Review: Four Roses Single Barrel Bourbon

Category: Kentucky Bourbon Whiskey

Origin: Four Roses Distillery

Bottling: Official

ABV: 50% ABV

Cost: £40 for 70 cl

Score: 84/100

Four-Roses-Single-Barrel-Bourbon

What they say:

SINGLE BARREL
A premium Single Barrel Bourbon with a taste you’ll want to savour again and again. Complex, full bodied and surprisingly smooth with a delicate long finish that’s unbelievably mellow. Contains hints of ripe plum, cherry and other fruits, mild spices, plus sweet aromas including caramel, cocoa, vanilla and maple syrup. Drink straight up or on the rocks. 100 proof. 50% alcohol/volume.

Tasting Notes
Nose: Fruity, spicy, floral, caramel, vanilla, cocoa, maple syrup, moderately woody.
Palate: Hints of ripe plum & cherries, robust, full body, mellow.
Finish: Smooth & delicately long.

What I say:

To represent the US at our World of Whiskies tasting presented to the Water of Life Society, I opted for this single barrel Kentucky Bourbon from Four Roses. This was another French supermarket find, covered with dust and obviously languishing for some time on the shelf I paid ~ €30 or less per bottle making this an absolute bargain. I recently came across this Infographic from Four Roses explaining their Mashbill/Yeast strain combinations that make up their range. Indicating:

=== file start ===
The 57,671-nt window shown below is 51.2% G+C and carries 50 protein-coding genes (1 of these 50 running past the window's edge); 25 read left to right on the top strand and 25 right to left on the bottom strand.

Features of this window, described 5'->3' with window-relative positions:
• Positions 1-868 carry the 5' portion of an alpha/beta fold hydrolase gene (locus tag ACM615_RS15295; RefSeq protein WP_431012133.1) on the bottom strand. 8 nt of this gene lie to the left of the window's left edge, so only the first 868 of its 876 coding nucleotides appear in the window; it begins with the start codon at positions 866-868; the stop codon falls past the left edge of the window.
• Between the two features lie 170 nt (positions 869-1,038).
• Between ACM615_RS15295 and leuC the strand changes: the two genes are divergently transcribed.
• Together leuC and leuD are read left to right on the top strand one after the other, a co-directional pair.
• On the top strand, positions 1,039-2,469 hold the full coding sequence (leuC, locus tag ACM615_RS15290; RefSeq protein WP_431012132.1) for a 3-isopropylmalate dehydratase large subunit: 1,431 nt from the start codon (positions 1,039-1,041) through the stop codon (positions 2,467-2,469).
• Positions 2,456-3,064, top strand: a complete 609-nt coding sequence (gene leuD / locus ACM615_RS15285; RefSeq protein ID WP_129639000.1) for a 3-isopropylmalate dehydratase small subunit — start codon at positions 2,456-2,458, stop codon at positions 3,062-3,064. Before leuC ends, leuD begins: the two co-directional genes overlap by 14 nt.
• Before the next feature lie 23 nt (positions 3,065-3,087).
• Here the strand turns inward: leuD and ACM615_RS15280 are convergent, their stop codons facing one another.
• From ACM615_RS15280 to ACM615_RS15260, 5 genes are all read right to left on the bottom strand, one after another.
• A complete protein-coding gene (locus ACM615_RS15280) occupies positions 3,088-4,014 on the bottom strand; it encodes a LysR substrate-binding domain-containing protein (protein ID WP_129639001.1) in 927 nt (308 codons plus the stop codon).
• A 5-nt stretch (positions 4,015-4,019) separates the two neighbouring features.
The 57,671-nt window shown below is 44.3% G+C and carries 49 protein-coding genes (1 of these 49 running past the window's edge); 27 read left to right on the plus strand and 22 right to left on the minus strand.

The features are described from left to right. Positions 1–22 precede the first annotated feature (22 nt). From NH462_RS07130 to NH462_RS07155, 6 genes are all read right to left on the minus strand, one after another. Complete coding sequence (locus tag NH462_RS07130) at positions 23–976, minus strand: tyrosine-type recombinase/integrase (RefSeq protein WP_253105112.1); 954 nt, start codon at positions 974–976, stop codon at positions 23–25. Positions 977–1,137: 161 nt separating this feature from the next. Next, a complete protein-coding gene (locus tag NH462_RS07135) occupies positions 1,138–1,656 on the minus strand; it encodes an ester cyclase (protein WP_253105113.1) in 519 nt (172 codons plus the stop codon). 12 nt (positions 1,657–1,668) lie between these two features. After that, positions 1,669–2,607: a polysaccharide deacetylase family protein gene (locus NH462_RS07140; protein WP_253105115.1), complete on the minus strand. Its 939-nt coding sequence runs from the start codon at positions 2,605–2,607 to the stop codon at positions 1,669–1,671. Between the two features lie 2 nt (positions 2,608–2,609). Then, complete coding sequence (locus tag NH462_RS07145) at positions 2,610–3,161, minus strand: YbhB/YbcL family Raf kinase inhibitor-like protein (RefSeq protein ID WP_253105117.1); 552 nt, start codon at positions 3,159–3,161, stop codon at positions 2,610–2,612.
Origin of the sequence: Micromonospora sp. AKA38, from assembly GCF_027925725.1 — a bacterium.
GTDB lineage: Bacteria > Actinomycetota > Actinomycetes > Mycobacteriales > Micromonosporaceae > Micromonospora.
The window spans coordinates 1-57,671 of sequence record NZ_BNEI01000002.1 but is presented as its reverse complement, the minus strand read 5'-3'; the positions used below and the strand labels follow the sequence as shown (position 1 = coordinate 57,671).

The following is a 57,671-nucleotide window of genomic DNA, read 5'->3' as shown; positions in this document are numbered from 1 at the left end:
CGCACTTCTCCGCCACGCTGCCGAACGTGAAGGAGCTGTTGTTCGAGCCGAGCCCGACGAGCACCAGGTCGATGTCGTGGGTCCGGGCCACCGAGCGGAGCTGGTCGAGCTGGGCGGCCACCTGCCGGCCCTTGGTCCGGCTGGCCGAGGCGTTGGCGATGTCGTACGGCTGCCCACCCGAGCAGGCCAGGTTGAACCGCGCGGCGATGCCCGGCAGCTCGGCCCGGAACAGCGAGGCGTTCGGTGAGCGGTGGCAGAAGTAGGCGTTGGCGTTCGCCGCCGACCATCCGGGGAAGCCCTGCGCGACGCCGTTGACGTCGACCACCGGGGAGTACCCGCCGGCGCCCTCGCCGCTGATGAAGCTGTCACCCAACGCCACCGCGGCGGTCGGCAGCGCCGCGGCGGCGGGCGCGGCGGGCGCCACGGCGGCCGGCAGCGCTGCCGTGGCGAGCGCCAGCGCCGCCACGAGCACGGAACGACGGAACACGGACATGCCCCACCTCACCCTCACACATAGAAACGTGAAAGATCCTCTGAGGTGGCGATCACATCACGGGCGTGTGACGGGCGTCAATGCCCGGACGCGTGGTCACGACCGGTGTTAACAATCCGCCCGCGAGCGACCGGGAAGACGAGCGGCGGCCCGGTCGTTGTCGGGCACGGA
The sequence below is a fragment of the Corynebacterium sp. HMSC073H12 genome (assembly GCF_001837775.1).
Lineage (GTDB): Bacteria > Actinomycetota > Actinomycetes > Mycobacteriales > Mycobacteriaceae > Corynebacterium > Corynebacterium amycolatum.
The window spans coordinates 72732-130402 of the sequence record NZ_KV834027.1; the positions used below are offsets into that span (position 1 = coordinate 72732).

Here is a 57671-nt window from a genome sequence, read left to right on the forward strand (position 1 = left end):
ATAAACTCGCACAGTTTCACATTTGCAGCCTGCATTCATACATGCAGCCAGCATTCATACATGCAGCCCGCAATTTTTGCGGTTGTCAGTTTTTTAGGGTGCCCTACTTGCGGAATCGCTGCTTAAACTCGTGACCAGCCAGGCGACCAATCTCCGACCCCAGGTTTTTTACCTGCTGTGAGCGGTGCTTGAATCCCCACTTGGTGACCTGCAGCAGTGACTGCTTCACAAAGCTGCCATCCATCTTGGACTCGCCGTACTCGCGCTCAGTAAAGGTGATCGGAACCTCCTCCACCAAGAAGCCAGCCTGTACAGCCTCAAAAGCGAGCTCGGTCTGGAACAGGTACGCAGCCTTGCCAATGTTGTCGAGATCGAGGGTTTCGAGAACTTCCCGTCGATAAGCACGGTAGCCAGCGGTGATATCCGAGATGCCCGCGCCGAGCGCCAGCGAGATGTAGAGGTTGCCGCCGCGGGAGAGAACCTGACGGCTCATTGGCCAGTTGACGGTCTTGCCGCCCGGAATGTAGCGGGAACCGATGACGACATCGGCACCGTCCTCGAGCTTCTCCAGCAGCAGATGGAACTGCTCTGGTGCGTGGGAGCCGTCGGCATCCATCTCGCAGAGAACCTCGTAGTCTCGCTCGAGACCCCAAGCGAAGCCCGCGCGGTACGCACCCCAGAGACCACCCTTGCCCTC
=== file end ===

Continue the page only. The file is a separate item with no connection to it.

O: Produced at the Four Roses distillery in Lawrenceberg Kentucky

B: Mashbill – 60% Corn, 35% Rye, 5% Malted Barley

S: Straight Whiskey

V: Proprietary Yeast strain bestows light fruitiness, light vanilla, caramel and creamy

Colour:

Dark amber gold (10/20) thick and heavy tears

Nose:

Sugar and spice, sweet honey, cinnamon and vanilla pods, ginger, coconut, treacle sponge pudding, caramel, herbal fennel, ginger and orange marmalade and caramel

Taste:

Warming ginger and intense vanilla bean extract, toffee, butterscotch, fudge, hints of wood polish and beeswax, creamy and syrupy, boiled toffee/candy (Werther’s originals)

Finish:

Medium, ginger and treacle toffee, spiced and polished

Overall:

A little lighter than we expected and perhaps lacked a little depth but boy what an intensity of Vanilla extract on the palate. Sadly most of the US students responded with ‘tastes like bourbon’ suggesting there is little variation. Personally I thought this was a particularly good example and enjoyed it thoroughly but then I was brought up on single malt scotch and consider variety to be the spice of life.